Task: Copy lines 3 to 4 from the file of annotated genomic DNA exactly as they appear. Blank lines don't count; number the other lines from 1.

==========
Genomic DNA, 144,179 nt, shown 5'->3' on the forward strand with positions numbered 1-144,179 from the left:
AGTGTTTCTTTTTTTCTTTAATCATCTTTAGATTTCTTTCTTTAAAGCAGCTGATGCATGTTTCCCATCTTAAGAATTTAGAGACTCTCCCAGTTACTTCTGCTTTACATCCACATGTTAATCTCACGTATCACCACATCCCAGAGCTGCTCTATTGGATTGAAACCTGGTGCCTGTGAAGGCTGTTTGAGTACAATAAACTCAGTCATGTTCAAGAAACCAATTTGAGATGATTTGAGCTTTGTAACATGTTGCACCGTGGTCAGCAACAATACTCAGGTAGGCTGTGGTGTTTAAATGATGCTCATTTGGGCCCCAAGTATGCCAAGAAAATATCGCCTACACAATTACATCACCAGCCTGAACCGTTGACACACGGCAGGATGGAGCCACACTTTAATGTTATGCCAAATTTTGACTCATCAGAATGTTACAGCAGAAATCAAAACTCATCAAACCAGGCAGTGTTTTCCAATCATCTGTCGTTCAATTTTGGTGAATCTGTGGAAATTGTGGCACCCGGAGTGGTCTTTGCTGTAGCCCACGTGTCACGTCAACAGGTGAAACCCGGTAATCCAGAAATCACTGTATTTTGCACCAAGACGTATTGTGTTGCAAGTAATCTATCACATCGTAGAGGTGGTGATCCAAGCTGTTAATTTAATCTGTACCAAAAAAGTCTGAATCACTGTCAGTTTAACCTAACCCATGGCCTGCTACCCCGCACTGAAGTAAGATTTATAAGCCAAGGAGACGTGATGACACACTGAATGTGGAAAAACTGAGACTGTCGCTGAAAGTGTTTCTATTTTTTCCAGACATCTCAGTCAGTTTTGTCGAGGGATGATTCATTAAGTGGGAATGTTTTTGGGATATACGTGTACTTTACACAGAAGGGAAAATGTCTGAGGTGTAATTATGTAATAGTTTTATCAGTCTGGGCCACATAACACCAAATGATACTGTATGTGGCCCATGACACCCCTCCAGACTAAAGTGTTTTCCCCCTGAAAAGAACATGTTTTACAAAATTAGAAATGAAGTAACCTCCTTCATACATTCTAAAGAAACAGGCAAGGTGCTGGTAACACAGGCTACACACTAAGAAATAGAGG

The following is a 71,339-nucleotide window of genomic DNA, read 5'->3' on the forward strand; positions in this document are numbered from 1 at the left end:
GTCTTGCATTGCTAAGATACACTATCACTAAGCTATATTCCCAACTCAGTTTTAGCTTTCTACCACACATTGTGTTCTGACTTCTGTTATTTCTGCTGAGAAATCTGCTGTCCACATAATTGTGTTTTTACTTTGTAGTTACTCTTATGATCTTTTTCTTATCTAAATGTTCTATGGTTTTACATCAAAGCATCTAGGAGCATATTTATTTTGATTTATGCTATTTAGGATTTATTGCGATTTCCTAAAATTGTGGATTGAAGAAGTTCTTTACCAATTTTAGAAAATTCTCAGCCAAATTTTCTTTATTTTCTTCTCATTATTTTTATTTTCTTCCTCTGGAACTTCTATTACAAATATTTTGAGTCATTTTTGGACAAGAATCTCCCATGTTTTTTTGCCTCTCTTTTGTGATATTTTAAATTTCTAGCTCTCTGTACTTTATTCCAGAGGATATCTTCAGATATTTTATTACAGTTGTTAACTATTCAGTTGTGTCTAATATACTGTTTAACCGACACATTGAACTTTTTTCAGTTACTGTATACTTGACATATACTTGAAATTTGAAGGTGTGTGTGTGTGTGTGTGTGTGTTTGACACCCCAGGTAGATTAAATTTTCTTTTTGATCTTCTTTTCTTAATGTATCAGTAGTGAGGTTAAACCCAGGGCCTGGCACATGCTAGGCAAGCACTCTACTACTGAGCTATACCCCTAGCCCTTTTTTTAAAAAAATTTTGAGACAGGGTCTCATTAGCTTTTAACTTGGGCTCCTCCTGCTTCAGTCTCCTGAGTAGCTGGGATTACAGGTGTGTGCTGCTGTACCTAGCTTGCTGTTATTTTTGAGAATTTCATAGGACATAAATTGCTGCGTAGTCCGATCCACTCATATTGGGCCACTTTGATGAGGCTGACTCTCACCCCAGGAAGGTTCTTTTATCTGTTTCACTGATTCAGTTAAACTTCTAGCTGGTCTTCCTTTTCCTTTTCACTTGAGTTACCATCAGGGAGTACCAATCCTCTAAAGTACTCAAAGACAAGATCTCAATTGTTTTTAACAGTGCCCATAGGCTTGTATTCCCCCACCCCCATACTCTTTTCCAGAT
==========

The following is a 71,339-nucleotide window of genomic DNA, read 5'->3' on the forward strand; positions in this document are numbered from 1 at the left end:
GTCTTGCATTGCTAAGATACACTATCACTAAGCTATATTCCCAACTCAGTTTTAGCTTTCTACCACACATTGTGTTCTGACTTCTGTTATTTCTGCTGAGAAATCTGCTGTCCACATAATTGTGTTTTTACTTTGTAGTTACTCTTATGATCTTTTTCTTATCTAAATGTTCTATGGTTTTACATCAAAGCATCTAGGAGCATATTTATTTTGATTTATGCTATTTAGGATTTATTGCGATTTCCTAAAATTGTGGATTGAAGAAGTTCTTTACCAATTTTAGAAAATTCTCAGCCAAATTTTCTTTATTTTCTTCTCATTATTTTTATTTTCTTCCTCTGGAACTTCTATTACAAATATTTTGAGTCATTTTTGGACAAGAATCTCCCATGTTTTTTTGCCTCTCTTTTGTGATATTTTAAATTTCTAGCTCTCTGTACTTTATTCCAGAGGATATCTTCAGATATTTTATTACAGTTGTTAACTATTCAGTTGTGTCTAATATACTGTTTAACCGACACATTGAACTTTTTTCAGTTACTGTATACTTGACATATACTTGAAATTTGAAGGTGTGTGTGTGTGTGTGTGTGTGTTTGACACCCCAGGTAGATTAAATTTTCTTTTTGATCTTCTTTTCTTAATGTATCAGTAGTGAGGTTAAACCCAGGGCCTGGCACATGCTAGGCAAGCACTCTACTACTGAGCTATACCCCTAGCCCTTTTTTTAAAAAAATTTTGAGACAGGGTCTCATTAGCTTTTAACTTGGGCTCCTCCTGCTTCAGTCTCCTGAGTAGCTGGGATTACAGGTGTGTGCTGCTGTACCTAGCTTGCTGTTATTTTTGAGAATTTCATAGGACATAAATTGCTGCGTAGTCCGATCCACTCATATTGGGCCACTTTGATGAGGCTGACTCTCACCCCAGGAAGGTTCTTTTATCTGTTTCACTGATTCAGTTAAACTTCTAGCTGGTCTTCCTTTTCCTTTTCACTTGAGTTACCATCAGGGAGTACCAATCCTCTAAAGTACTCAAAGACAAGATCTCAATTGTTTTTAACAGTGCCCATAGGCTTGTATTCCCCCACCCCCATACTCTTTTCCAGAT